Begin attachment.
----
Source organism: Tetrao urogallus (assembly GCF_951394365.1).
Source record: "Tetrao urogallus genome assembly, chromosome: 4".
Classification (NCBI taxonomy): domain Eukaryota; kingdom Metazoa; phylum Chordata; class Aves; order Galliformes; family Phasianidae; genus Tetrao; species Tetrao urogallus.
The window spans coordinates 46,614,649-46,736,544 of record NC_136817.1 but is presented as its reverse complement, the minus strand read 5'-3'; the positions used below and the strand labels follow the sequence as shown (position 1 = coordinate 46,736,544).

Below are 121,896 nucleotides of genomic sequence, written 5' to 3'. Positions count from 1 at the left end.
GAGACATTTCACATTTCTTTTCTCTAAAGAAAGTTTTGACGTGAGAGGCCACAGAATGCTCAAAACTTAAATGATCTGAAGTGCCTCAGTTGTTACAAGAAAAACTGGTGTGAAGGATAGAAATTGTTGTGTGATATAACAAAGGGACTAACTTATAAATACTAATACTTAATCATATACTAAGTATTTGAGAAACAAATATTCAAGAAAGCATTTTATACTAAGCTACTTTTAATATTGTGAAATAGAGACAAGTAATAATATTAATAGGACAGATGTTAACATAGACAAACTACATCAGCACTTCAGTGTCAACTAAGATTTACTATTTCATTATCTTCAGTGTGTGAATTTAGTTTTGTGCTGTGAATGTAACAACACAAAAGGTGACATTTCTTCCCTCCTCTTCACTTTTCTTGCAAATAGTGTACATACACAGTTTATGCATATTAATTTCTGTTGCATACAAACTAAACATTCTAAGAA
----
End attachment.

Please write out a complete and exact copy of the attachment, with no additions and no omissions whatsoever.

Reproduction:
Source organism: Tetrao urogallus (assembly GCF_951394365.1).
Source record: "Tetrao urogallus genome assembly, chromosome: 4".
Classification (NCBI taxonomy): domain Eukaryota; kingdom Metazoa; phylum Chordata; class Aves; order Galliformes; family Phasianidae; genus Tetrao; species Tetrao urogallus.
The window spans coordinates 46,614,649-46,736,544 of record NC_136817.1 but is presented as its reverse complement, the minus strand read 5'-3'; the positions used below and the strand labels follow the sequence as shown (position 1 = coordinate 46,736,544).

Below are 121,896 nucleotides of genomic sequence, written 5' to 3'. Positions count from 1 at the left end.
GAGACATTTCACATTTCTTTTCTCTAAAGAAAGTTTTGACGTGAGAGGCCACAGAATGCTCAAAACTTAAATGATCTGAAGTGCCTCAGTTGTTACAAGAAAAACTGGTGTGAAGGATAGAAATTGTTGTGTGATATAACAAAGGGACTAACTTATAAATACTAATACTTAATCATATACTAAGTATTTGAGAAACAAATATTCAAGAAAGCATTTTATACTAAGCTACTTTTAATATTGTGAAATAGAGACAAGTAATAATATTAATAGGACAGATGTTAACATAGACAAACTACATCAGCACTTCAGTGTCAACTAAGATTTACTATTTCATTATCTTCAGTGTGTGAATTTAGTTTTGTGCTGTGAATGTAACAACACAAAAGGTGACATTTCTTCCCTCCTCTTCACTTTTCTTGCAAATAGTGTACATACACAGTTTATGCATATTAATTTCTGTTGCATACAAACTAAACATTCTAAGAA